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Access To Capital The Main Hurdle For Retail Projects, Experts Say

As California heads into month eight of figuring out how to do business in a pandemic, retail experts are seeing the pandemic as a “stress test” separating the wheat from the chaff.

“Those that are healthy or were healthy pre-COVID or maybe had a little bit of a struggle, they’re going to be healthy post-COVID,” Shauna Mattis, executive vice president at JLL and a retail specialist, said at Bisnow’s State of Retail in California webinar. “Those that were maybe a little compromised pre-COVID have had to restructure or abandon their plans and they might not be the ones that survive.”

Clockwise from top left: Bisnow's Mike Guimond and panelists Paul Petrovich and Shauna Mattis at the State of Retail webinar.

PWS co-President Brad Steinberg said his company is on the upswing right now. PWS is the country’s biggest laundromat developer, and Steinberg said it is looking for locations to build out 20 to 30 laundromats, either as a tenant or as a purchaser of property, in the next 12 to 18 months.

“We are in expansion mode,” Steinberg said.

Petrovich CEO and President Paul Petrovich gave an example from the other end of the spectrum.

“Tenants that got away with murder on lease provisions and requests for certain types of leases turned out not to be the ‘I will always pay rent, no matter what’ tenants,” said Petrovich, a commercial real estate developer specializing in retail. 

One of those tenants, Petrovich said, was Starbucks.

“They came back to the table recently on a deal we were working on and I basically took their lease and said no to everything. I gave them my typical tenant lease and said, ‘You are no longer that tenant that deserves literally 40 different provisions that restrict and tie up your center for 2,200 SF of occupancy.” 

Addressing concerns about the future of retail, Mattis said that even before the coronavirus became a concern, she was seeing some signs of the lines between retail and other sectors blurring as people consider adaptive reuse as a possibility for retail space — turning retail into industrial space, hospitality uses or creative office, which she said was picking up steam even prior to the pandemic.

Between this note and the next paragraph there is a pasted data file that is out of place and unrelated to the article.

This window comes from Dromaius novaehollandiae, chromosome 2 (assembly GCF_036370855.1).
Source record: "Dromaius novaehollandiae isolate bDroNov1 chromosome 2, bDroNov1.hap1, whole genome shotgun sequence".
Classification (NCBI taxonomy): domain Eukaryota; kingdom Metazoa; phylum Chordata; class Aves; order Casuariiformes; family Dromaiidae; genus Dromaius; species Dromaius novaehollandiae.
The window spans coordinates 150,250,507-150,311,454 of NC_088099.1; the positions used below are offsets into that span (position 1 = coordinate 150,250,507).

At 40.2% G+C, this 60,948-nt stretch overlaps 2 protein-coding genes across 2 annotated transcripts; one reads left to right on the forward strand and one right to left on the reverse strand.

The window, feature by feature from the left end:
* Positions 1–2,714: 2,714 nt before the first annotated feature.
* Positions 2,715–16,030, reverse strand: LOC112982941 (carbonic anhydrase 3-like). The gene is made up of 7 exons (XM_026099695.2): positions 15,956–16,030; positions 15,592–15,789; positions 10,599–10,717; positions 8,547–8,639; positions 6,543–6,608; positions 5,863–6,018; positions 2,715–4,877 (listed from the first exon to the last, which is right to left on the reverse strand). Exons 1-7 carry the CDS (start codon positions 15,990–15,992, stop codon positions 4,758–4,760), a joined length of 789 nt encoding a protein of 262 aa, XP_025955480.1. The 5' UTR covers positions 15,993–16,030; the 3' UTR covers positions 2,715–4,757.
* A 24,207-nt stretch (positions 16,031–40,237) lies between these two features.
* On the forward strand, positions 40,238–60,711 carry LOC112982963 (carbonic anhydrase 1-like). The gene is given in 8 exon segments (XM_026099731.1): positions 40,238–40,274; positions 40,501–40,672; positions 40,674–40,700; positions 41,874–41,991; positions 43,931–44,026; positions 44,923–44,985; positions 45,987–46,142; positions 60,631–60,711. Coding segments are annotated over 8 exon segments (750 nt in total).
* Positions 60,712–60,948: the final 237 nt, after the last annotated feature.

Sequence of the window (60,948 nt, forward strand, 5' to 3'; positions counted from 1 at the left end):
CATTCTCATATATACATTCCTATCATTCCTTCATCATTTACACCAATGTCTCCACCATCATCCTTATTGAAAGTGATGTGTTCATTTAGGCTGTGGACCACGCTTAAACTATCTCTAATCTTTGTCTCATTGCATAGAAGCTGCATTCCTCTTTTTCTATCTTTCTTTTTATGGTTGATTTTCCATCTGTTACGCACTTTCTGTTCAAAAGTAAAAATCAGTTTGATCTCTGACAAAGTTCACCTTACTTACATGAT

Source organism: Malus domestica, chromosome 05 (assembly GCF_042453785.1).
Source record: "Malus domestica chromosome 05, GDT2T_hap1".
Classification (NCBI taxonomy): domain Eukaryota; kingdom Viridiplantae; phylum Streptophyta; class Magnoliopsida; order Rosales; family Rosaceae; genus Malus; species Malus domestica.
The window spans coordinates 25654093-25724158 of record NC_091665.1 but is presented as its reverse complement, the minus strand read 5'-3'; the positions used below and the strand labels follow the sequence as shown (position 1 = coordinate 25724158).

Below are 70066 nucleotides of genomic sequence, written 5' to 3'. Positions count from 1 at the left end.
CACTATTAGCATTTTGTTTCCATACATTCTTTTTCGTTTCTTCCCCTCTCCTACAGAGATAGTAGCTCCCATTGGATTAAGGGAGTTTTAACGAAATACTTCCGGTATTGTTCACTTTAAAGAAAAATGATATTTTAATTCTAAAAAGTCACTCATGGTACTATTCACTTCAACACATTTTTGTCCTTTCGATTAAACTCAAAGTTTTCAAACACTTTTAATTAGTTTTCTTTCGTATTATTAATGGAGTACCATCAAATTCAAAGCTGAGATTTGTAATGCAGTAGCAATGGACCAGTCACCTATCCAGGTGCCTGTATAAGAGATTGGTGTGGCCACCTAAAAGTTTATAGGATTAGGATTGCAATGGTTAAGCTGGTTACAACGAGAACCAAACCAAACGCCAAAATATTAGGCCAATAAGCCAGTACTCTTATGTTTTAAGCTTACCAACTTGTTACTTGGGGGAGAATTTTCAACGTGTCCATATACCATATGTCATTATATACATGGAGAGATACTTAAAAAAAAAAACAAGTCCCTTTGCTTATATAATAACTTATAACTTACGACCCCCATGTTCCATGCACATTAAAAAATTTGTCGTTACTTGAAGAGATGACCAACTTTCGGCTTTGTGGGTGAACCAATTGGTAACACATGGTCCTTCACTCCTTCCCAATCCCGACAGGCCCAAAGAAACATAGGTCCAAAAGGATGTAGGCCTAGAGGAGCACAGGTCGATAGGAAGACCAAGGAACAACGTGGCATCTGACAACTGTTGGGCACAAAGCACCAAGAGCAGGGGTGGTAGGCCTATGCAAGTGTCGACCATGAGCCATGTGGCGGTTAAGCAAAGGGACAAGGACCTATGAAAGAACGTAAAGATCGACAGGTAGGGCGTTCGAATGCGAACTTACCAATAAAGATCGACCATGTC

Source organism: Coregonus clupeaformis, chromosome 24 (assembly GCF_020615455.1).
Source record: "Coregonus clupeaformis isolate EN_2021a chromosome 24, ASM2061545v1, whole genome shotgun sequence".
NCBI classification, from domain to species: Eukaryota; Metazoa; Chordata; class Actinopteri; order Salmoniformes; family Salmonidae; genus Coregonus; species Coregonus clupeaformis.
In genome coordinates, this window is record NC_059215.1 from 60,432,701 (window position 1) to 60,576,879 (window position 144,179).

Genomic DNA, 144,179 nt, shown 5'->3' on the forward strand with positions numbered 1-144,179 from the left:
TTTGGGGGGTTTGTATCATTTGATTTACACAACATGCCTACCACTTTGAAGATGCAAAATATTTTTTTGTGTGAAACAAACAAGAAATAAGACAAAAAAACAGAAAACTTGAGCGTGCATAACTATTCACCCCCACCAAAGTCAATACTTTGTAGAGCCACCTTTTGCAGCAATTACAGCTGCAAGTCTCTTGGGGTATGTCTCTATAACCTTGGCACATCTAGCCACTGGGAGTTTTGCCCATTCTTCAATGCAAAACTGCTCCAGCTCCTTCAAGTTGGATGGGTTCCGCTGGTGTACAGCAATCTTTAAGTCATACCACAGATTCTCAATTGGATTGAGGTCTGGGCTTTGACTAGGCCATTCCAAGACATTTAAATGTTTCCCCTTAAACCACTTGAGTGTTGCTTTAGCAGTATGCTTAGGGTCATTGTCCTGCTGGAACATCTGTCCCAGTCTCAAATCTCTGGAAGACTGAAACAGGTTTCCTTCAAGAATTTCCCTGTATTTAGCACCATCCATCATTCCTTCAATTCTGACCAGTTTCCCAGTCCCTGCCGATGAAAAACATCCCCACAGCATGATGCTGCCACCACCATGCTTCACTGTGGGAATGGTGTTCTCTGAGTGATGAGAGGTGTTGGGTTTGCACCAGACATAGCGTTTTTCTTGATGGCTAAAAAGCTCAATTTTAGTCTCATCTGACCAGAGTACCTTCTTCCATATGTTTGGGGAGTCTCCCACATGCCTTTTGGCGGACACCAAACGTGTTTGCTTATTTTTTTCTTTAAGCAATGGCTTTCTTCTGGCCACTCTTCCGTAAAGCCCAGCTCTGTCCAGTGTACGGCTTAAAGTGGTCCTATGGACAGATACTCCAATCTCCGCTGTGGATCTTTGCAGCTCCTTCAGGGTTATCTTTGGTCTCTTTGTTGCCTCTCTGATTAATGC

“I think at the end of the day, great real estate is great real estate. It’s going to continue to be great real estate,” Mattis said. “The exciting part about coming into it right now is watching what it’s going to develop into and being on the front line of that.”

Paragon Commercial Group principal Jim Dillavou agreed, but added a caveat: “Great real estate is great real estate as long as you have capital or access to it.”

In addition to having tenants to lease space, a significant hurdle for property owners and developers now is having that access, Dillavou said. 

Banks just aren’t lending to certain property types, including retail-heavy or ground-up retail projects, Dillavou said.

“Try to go raise equity around a retail deal right now. It’s difficult and expensive, if you can get it.”  

Petrovich said he has seen these conditions firsthand.

“It’s been hard for me to sell some, what were considered triple A-type investments because people with less than 50% were unable to get financing because it was retail,” Petrovich said. “Even though it had a credit check, it’s just been a challenge in that regard. It’s making some investment sales harder. It’s putting an upward pressure on cap rates.”